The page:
Princess Slays a Dragon – Part 1


Princess studies the Magic Mirror.  It shows her a grand throne room, decorated in marble and tapestries, and thronging with dozens of children ages six to twelve.  They are all playing with puzzles or jacks or marbles, laughing raucously at games that would have bored them silly weeks before.  And yes, there goes one little boy rolling a wooden hoop as though he had never had so much fun.  The glee on his face is genuine, even if his eyes are a bit glazed.  The room is more like a grand hallway lined with immense marble pillars leading to a giant dais.  Perched atop the dais is a massive golden throne covered in so much gilt and ornamentation as to make it almost useless for sitting.  On it sits an incredibly handsome man dressed in blue silk brocade with a delicate crown sitting at a jaunty angle in his black hair.  He sits casually, one leg tossed over an ornamental arm, eating a large red apple with obvious enjoyment.  His bright green eyes twinkle as he gazes lovingly on the children.  He smiles absently, showing perfect teeth.  Standing absolutely still at each pillar is a woman dressed scantily in sheer blue fabric .  There are thirteen of the slave girls scattered about the room, staring blindly ahead unless beckoned by an imperious gesture by the Dragon.  They all have black hair cut in a bob and green eyes, all share a nearly identical hour-glass figure, are within an inch of each other height-wise, and between 25 and 30 years old.  Their resemblance makes Princess shudder unconsciously.

As she watches, one of the women stumbles, shaking her head in an attempt to clear the fog that had kept her still for days.  When she finally looks up, the children have formed a solid wall around the Dragon, who hasn’t bothered to pause in his munching on the apple.  The woman looks around confused.  She doesn’t remember this place, doesn’t remember bringing her children here weeks earlier, doesn’t remember all the things she has done for the Dragon’s entertainment.  She recognizes her children then, calls to them.  That’s what Princess assumes happens.  The Magic Mirror provides no sound for its images.  When her children don’t budge, the woman calls again, steps closer to the dais causing the children to bunch closer together.  Some of them bare their teeth at her, presumably as a threat.  The Dragon continues to focus on his apple rather than acknowledge the frantic woman as she attempts to breach the wall of children only to be pushed back.  She’s crying, trying to cover herself and still calling for her children.  Finally, the Dragon finishes his apple.  He looks at the core with disgust on his face then tosses it blindly at the woman, who catches it instinctively.  Princess watches him say, “Kill her,” as casually as he had tossed the core.  As one, the children become a vicious swarm that swiftly overtakes the woman.  Princess is grateful there is no sound.  The screams must be horrendous.  As it is, she shuts off the Mirror before she has to see more body parts fly from the swarm.  Her stomach clenches, but she refuses to give him even that much.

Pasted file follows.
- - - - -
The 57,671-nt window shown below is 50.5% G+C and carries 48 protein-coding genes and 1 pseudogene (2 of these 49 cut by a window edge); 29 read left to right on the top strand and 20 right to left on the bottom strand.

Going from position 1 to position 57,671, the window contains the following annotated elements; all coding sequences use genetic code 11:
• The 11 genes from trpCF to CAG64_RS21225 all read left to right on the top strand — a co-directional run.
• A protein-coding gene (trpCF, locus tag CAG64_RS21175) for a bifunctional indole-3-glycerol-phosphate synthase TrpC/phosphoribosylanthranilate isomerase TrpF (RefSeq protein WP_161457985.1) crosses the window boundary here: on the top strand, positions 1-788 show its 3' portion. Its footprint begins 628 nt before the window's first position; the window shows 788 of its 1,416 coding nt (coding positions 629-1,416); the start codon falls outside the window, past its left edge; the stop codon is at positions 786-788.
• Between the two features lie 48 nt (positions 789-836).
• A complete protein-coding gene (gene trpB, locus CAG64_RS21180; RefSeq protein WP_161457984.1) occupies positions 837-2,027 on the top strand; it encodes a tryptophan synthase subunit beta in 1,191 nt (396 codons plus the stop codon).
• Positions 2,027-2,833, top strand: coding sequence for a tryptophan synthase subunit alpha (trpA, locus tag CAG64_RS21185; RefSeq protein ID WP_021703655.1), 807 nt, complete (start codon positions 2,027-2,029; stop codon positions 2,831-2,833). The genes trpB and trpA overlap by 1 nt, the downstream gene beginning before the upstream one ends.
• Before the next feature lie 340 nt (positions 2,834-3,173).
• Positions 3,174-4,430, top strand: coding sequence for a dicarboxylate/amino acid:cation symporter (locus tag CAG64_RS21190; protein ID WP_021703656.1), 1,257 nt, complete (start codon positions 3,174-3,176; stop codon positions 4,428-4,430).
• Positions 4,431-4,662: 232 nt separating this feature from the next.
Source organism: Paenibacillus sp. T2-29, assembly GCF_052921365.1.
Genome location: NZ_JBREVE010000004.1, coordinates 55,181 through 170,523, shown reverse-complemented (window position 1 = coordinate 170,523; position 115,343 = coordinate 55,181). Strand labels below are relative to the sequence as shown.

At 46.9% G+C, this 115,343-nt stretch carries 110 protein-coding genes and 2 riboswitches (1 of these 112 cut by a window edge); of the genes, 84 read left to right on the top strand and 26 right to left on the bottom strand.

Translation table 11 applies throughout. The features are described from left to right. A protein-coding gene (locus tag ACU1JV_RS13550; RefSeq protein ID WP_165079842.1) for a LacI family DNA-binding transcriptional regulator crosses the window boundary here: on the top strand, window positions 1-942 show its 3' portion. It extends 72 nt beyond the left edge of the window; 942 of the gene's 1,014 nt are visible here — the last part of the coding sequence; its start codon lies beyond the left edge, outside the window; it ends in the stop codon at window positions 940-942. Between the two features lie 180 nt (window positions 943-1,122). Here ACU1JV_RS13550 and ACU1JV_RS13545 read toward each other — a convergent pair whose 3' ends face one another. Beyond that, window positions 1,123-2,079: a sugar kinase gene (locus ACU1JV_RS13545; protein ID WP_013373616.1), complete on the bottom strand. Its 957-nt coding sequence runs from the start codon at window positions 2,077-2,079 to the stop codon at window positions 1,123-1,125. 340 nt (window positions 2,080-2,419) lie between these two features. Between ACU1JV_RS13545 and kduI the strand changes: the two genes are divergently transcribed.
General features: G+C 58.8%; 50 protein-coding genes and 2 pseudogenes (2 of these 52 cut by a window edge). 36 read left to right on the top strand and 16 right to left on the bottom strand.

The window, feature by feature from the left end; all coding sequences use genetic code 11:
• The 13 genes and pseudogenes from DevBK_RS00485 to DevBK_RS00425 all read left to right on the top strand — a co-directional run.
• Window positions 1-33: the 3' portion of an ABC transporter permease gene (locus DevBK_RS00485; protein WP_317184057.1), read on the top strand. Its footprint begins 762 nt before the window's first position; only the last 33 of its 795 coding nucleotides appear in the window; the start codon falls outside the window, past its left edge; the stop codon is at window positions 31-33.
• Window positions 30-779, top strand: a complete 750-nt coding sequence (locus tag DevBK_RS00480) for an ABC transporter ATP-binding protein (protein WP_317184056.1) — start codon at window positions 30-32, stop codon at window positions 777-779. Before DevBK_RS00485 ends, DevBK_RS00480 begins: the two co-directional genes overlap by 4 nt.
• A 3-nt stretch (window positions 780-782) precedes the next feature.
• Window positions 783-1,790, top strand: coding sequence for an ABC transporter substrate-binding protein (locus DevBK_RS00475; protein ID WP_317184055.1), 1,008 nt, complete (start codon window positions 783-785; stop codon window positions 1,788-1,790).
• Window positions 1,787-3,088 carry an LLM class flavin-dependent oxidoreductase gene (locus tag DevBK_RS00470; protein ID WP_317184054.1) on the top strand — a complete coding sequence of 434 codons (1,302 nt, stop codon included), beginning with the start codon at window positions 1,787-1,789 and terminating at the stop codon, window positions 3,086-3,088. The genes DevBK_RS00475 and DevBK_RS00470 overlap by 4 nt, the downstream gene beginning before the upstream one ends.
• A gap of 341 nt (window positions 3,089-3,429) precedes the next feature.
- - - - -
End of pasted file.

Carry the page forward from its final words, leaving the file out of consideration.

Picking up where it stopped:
When she turns around, she is startled by the appearance of a aged man in a dark suit and graying hair standing by the door to her chambers.  Merlin was a formidable hero in his day, but now acts as her adviser.  If it galls him to be adviser to a young girl, he doesn’t show it openly.  The Panhandle Territory had been Alpha’d by men for a hundred years, each of them physically intimidating enough to keep the villains hesitant to make a move against them.  Princess was not only the first female Alpha in a century, but she was also the youngest at 25-years-old.  She tries not to let it bother her.  She knows she is strong enough for the job otherwise she wouldn’t have gotten it, but it was hard not to see some of the looks the Council gave her, or to notice how aggressive the villains have become since she took over.  This is her chance to prove herself.

“You don’t have to prove yourself, Princess,” Merlin says in that gravelly voice of his.  Low-level telepathy is one of his many skills.  She must be really upset to let stray thoughts leak out like that.